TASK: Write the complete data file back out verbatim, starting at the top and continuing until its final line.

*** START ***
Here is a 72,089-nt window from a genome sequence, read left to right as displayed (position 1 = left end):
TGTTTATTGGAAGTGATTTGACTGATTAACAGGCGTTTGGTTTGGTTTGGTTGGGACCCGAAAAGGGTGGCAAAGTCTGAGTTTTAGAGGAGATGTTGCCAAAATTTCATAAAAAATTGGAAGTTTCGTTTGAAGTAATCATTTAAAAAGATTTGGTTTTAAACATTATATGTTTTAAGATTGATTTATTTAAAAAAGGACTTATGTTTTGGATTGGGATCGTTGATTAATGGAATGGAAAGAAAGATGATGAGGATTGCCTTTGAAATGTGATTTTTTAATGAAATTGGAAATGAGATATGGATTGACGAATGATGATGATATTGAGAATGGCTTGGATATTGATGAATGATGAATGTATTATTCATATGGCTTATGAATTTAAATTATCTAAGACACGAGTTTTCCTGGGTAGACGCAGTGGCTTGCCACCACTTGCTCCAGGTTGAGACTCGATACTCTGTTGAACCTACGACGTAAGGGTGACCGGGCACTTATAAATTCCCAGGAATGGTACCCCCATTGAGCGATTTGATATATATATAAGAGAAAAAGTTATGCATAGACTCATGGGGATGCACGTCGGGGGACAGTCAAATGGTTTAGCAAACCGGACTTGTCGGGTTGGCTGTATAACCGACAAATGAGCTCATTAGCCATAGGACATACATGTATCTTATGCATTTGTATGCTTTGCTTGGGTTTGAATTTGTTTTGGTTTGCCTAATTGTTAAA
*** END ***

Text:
Here is a 72,089-nt window from a genome sequence, read left to right as displayed (position 1 = left end):
TGTTTATTGGAAGTGATTTGACTGATTAACAGGCGTTTGGTTTGGTTTGGTTGGGACCCGAAAAGGGTGGCAAAGTCTGAGTTTTAGAGGAGATGTTGCCAAAATTTCATAAAAAATTGGAAGTTTCGTTTGAAGTAATCATTTAAAAAGATTTGGTTTTAAACATTATATGTTTTAAGATTGATTTATTTAAAAAAGGACTTATGTTTTGGATTGGGATCGTTGATTAATGGAATGGAAAGAAAGATGATGAGGATTGCCTTTGAAATGTGATTTTTTAATGAAATTGGAAATGAGATATGGATTGACGAATGATGATGATATTGAGAATGGCTTGGATATTGATGAATGATGAATGTATTATTCATATGGCTTATGAATTTAAATTATCTAAGACACGAGTTTTCCTGGGTAGACGCAGTGGCTTGCCACCACTTGCTCCAGGTTGAGACTCGATACTCTGTTGAACCTACGACGTAAGGGTGACCGGGCACTTATAAATTCCCAGGAATGGTACCCCCATTGAGCGATTTGATATATATATAAGAGAAAAAGTTATGCATAGACTCATGGGGATGCACGTCGGGGGACAGTCAAATGGTTTAGCAAACCGGACTTGTCGGGTTGGCTGTATAACCGACAAATGAGCTCATTAGCCATAGGACATACATGTATCTTATGCATTTGTATGCTTTGCTTGGGTTTGAATTTGTTTTGGTTTGCCTAATTGTTAAA